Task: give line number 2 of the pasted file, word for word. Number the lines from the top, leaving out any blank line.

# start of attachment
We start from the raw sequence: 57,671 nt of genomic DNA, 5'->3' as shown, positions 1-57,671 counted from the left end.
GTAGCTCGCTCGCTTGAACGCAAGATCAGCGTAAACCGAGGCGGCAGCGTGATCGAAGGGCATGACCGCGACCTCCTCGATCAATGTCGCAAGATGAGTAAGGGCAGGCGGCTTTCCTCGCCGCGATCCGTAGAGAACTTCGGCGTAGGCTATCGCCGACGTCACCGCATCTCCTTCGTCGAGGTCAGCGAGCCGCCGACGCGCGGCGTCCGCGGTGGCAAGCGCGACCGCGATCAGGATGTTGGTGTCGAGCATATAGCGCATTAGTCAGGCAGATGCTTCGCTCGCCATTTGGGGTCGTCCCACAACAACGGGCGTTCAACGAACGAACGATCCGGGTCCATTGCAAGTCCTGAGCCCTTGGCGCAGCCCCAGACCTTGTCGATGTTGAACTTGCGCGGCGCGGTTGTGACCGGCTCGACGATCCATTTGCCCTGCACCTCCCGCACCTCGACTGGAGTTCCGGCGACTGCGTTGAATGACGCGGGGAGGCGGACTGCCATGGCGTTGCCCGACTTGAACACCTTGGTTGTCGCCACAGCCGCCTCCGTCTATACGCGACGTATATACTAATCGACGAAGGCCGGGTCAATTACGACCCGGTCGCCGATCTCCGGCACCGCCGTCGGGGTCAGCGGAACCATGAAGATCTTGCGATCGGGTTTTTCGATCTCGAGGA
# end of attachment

GTAGCTCGCTCGCTTGAACGCAAGATCAGCGTAAACCGAGGCGGCAGCGTGATCGAAGGGCATGACCGCGACCTCCTCGATCAATGTCGCAAGATGAGTAAGGGCAGGCGGCTTTCCTCGCCGCGATCCGTAGAGAACTTCGGCGTAGGCTATCGCCGACGTCACCGCATCTCCTTCGTCGAGGTCAGCGAGCCGCCGACGCGCGGCGTCCGCGGTGGCAAGCGCGACCGCGATCAGGATGTTGGTGTCGAGCATATAGCGCATTAGTCAGGCAGATGCTTCGCTCGCCATTTGGGGTCGTCCCACAACAACGGGCGTTCAACGAACGAACGATCCGGGTCCATTGCAAGTCCTGAGCCCTTGGCGCAGCCCCAGACCTTGTCGATGTTGAACTTGCGCGGCGCGGTTGTGACCGGCTCGACGATCCATTTGCCCTGCACCTCCCGCACCTCGACTGGAGTTCCGGCGACTGCGTTGAATGACGCGGGGAGGCGGACTGCCATGGCGTTGCCCGACTTGAACACCTTGGTTGTCGCCACAGCCGCCTCCGTCTATACGCGACGTATATACTAATCGACGAAGGCCGGGTCAATTACGACCCGGTCGCCGATCTCCGGCACCGCCGTCGGGGTCAGCGGAACCATGAAGATCTTGCGATCGGGTTTTTCGATCTCGAGGA